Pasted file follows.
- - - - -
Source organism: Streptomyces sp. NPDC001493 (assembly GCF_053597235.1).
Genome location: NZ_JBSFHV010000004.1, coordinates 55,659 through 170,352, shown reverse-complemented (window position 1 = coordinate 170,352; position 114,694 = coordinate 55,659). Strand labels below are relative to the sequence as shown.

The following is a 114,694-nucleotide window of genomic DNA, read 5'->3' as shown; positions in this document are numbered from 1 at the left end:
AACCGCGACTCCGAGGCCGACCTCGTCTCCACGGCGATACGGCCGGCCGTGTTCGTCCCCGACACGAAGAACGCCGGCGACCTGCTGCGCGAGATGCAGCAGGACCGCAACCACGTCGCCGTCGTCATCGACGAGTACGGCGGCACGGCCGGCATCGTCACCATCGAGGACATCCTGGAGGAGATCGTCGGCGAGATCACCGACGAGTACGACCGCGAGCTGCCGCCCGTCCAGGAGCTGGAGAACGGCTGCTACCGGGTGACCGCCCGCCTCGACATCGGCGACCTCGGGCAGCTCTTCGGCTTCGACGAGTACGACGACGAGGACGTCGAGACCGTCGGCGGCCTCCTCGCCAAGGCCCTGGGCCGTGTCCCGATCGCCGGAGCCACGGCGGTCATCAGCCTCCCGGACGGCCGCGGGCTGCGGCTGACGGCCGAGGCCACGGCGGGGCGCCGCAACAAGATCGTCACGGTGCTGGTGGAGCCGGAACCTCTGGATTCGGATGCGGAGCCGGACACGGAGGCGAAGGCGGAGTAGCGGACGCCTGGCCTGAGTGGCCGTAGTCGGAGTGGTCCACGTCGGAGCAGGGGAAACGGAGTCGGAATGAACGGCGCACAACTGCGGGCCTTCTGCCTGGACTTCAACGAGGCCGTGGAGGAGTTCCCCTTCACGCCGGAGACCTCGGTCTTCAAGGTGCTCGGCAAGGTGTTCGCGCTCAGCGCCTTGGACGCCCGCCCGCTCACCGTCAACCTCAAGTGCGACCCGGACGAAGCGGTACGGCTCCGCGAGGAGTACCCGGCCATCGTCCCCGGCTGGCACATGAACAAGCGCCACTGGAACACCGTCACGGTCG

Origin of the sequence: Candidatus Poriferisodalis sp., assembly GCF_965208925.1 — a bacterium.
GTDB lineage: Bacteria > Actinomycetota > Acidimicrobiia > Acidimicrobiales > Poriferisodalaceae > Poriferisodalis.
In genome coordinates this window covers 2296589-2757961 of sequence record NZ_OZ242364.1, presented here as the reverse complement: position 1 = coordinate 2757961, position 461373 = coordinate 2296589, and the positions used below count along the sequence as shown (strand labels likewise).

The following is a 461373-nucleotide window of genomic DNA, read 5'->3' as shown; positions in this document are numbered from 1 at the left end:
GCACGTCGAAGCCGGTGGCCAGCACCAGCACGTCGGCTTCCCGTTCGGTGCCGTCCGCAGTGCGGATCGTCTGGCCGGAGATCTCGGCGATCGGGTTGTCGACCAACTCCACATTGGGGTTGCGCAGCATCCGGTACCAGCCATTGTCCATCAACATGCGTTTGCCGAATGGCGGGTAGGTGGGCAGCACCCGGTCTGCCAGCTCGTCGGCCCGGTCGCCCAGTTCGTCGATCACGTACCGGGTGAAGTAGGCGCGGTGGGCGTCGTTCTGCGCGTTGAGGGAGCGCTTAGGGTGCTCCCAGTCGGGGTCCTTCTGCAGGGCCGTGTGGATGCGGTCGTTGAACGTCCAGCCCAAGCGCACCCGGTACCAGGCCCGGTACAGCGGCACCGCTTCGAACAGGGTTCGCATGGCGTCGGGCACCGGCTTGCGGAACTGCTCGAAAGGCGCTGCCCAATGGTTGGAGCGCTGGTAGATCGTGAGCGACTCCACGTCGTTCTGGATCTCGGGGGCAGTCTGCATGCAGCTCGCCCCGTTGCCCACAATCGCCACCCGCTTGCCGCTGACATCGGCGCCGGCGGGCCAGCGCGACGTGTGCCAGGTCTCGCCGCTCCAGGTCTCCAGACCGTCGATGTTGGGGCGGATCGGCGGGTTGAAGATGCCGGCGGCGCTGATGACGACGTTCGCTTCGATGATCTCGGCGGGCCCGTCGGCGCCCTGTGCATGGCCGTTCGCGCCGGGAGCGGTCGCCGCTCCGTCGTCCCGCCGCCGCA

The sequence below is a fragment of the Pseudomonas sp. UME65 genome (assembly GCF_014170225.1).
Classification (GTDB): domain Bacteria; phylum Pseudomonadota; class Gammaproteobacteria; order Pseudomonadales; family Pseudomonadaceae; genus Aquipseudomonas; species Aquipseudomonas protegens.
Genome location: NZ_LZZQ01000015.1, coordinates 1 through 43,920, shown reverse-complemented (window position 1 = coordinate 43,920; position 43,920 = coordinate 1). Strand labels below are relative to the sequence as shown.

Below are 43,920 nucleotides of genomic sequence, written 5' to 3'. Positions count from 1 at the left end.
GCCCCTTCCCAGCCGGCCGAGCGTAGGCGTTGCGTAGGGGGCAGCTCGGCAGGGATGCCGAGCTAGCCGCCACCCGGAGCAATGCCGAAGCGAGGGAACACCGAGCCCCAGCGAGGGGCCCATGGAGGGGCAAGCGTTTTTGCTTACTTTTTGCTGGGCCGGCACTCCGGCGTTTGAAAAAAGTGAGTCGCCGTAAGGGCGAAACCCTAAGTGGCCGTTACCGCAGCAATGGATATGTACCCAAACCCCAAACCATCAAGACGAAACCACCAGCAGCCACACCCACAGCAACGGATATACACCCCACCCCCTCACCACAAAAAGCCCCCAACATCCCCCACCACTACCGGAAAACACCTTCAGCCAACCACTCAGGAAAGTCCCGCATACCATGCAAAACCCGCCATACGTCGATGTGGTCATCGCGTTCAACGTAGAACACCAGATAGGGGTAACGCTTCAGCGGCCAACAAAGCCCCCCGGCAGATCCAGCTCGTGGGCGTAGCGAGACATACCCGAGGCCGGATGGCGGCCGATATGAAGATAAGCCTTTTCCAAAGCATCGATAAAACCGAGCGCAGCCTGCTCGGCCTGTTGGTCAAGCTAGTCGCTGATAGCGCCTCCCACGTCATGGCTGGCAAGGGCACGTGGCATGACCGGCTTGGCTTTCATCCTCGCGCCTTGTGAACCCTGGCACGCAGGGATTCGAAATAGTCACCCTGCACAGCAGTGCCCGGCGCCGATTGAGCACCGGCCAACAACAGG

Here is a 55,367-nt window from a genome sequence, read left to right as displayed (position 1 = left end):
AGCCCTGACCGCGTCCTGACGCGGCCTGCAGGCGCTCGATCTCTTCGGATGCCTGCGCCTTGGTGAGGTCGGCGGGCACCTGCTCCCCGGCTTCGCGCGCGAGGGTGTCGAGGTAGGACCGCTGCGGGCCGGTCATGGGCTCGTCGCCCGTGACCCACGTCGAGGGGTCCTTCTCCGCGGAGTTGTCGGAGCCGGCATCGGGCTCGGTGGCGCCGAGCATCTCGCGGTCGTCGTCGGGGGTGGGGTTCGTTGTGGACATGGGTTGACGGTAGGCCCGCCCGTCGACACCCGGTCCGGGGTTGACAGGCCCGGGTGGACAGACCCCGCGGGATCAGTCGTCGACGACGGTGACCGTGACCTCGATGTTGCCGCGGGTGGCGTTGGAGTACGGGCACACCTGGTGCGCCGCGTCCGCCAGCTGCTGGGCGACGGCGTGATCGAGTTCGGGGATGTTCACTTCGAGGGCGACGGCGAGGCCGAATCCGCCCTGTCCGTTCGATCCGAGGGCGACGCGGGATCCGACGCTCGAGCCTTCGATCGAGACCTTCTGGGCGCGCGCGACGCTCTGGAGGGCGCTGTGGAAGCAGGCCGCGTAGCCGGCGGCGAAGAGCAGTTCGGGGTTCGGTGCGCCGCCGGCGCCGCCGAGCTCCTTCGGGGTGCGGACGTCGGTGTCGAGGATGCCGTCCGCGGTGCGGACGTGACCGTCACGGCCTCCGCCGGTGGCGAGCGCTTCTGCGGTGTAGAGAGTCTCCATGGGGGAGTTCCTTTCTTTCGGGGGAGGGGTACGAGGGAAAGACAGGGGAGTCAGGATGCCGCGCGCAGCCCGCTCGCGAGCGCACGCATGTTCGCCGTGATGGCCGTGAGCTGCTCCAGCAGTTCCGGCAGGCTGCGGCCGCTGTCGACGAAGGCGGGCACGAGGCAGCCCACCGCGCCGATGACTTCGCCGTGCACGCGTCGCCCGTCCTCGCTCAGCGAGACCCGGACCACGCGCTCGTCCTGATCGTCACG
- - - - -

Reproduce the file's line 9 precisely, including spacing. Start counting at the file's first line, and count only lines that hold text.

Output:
GCACGTCGAAGCCGGTGGCCAGCACCAGCACGTCGGCTTCCCGTTCGGTGCCGTCCGCAGTGCGGATCGTCTGGCCGGAGATCTCGGCGATCGGGTTGTCGACCAACTCCACATTGGGGTTGCGCAGCATCCGGTACCAGCCATTGTCCATCAACATGCGTTTGCCGAATGGCGGGTAGGTGGGCAGCACCCGGTCTGCCAGCTCGTCGGCCCGGTCGCCCAGTTCGTCGATCACGTACCGGGTGAAGTAGGCGCGGTGGGCGTCGTTCTGCGCGTTGAGGGAGCGCTTAGGGTGCTCCCAGTCGGGGTCCTTCTGCAGGGCCGTGTGGATGCGGTCGTTGAACGTCCAGCCCAAGCGCACCCGGTACCAGGCCCGGTACAGCGGCACCGCTTCGAACAGGGTTCGCATGGCGTCGGGCACCGGCTTGCGGAACTGCTCGAAAGGCGCTGCCCAATGGTTGGAGCGCTGGTAGATCGTGAGCGACTCCACGTCGTTCTGGATCTCGGGGGCAGTCTGCATGCAGCTCGCCCCGTTGCCCACAATCGCCACCCGCTTGCCGCTGACATCGGCGCCGGCGGGCCAGCGCGACGTGTGCCAGGTCTCGCCGCTCCAGGTCTCCAGACCGTCGATGTTGGGGCGGATCGGCGGGTTGAAGATGCCGGCGGCGCTGATGACGACGTTCGCTTCGATGATCTCGGCGGGCCCGTCGGCGCCCTGTGCATGGCCGTTCGCGCCGGGAGCGGTCGCCGCTCCGTCGTCCCGCCGCCGCA